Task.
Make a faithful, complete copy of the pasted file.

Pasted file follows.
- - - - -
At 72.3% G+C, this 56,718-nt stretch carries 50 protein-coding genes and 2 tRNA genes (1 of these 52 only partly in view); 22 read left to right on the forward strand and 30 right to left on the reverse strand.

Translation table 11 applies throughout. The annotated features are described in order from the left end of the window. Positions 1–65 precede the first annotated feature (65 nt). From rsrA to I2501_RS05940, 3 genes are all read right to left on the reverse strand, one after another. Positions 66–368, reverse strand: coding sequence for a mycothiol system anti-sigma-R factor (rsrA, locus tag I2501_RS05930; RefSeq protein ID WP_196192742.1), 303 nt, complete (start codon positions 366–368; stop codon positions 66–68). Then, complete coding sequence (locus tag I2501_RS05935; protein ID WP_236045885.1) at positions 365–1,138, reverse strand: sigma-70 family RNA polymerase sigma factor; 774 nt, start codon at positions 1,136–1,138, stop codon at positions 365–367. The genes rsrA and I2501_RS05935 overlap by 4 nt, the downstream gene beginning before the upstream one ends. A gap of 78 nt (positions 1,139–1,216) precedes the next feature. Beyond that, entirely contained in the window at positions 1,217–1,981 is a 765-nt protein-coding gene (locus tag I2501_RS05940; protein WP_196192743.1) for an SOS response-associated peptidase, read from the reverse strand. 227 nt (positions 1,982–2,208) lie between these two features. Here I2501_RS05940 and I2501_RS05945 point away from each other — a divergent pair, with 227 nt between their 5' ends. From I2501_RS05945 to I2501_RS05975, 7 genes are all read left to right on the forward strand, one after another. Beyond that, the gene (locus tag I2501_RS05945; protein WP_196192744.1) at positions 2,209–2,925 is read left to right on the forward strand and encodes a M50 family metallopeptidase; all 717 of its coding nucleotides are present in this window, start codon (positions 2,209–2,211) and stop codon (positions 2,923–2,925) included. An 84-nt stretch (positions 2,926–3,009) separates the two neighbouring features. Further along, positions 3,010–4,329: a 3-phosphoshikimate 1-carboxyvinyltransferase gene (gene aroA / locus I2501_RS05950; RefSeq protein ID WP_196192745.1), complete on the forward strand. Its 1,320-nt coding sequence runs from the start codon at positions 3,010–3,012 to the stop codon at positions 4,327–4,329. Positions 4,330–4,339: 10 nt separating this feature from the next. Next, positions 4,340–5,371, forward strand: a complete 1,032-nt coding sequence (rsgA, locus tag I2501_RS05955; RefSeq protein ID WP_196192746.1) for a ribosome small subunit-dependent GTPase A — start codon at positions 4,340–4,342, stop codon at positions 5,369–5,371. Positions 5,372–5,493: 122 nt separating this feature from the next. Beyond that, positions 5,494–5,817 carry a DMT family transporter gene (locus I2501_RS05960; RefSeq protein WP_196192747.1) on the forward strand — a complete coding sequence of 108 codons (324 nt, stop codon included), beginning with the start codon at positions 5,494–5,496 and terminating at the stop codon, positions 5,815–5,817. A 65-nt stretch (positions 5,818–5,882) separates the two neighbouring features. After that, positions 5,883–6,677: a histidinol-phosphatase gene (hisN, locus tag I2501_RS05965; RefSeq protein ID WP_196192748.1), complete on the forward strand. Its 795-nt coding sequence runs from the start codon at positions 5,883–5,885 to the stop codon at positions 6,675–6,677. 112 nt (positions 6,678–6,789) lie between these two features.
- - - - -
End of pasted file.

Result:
At 72.3% G+C, this 56,718-nt stretch carries 50 protein-coding genes and 2 tRNA genes (1 of these 52 only partly in view); 22 read left to right on the forward strand and 30 right to left on the reverse strand.

Translation table 11 applies throughout. The annotated features are described in order from the left end of the window. Positions 1–65 precede the first annotated feature (65 nt). From rsrA to I2501_RS05940, 3 genes are all read right to left on the reverse strand, one after another. Positions 66–368, reverse strand: coding sequence for a mycothiol system anti-sigma-R factor (rsrA, locus tag I2501_RS05930; RefSeq protein ID WP_196192742.1), 303 nt, complete (start codon positions 366–368; stop codon positions 66–68). Then, complete coding sequence (locus tag I2501_RS05935; protein ID WP_236045885.1) at positions 365–1,138, reverse strand: sigma-70 family RNA polymerase sigma factor; 774 nt, start codon at positions 1,136–1,138, stop codon at positions 365–367. The genes rsrA and I2501_RS05935 overlap by 4 nt, the downstream gene beginning before the upstream one ends. A gap of 78 nt (positions 1,139–1,216) precedes the next feature. Beyond that, entirely contained in the window at positions 1,217–1,981 is a 765-nt protein-coding gene (locus tag I2501_RS05940; protein WP_196192743.1) for an SOS response-associated peptidase, read from the reverse strand. 227 nt (positions 1,982–2,208) lie between these two features. Here I2501_RS05940 and I2501_RS05945 point away from each other — a divergent pair, with 227 nt between their 5' ends. From I2501_RS05945 to I2501_RS05975, 7 genes are all read left to right on the forward strand, one after another. Beyond that, the gene (locus tag I2501_RS05945; protein WP_196192744.1) at positions 2,209–2,925 is read left to right on the forward strand and encodes a M50 family metallopeptidase; all 717 of its coding nucleotides are present in this window, start codon (positions 2,209–2,211) and stop codon (positions 2,923–2,925) included. An 84-nt stretch (positions 2,926–3,009) separates the two neighbouring features. Further along, positions 3,010–4,329: a 3-phosphoshikimate 1-carboxyvinyltransferase gene (gene aroA / locus I2501_RS05950; RefSeq protein ID WP_196192745.1), complete on the forward strand. Its 1,320-nt coding sequence runs from the start codon at positions 3,010–3,012 to the stop codon at positions 4,327–4,329. Positions 4,330–4,339: 10 nt separating this feature from the next. Next, positions 4,340–5,371, forward strand: a complete 1,032-nt coding sequence (rsgA, locus tag I2501_RS05955; RefSeq protein ID WP_196192746.1) for a ribosome small subunit-dependent GTPase A — start codon at positions 4,340–4,342, stop codon at positions 5,369–5,371. Positions 5,372–5,493: 122 nt separating this feature from the next. Beyond that, positions 5,494–5,817 carry a DMT family transporter gene (locus I2501_RS05960; RefSeq protein WP_196192747.1) on the forward strand — a complete coding sequence of 108 codons (324 nt, stop codon included), beginning with the start codon at positions 5,494–5,496 and terminating at the stop codon, positions 5,815–5,817. A 65-nt stretch (positions 5,818–5,882) separates the two neighbouring features. After that, positions 5,883–6,677: a histidinol-phosphatase gene (hisN, locus tag I2501_RS05965; RefSeq protein ID WP_196192748.1), complete on the forward strand. Its 795-nt coding sequence runs from the start codon at positions 5,883–5,885 to the stop codon at positions 6,675–6,677. 112 nt (positions 6,678–6,789) lie between these two features.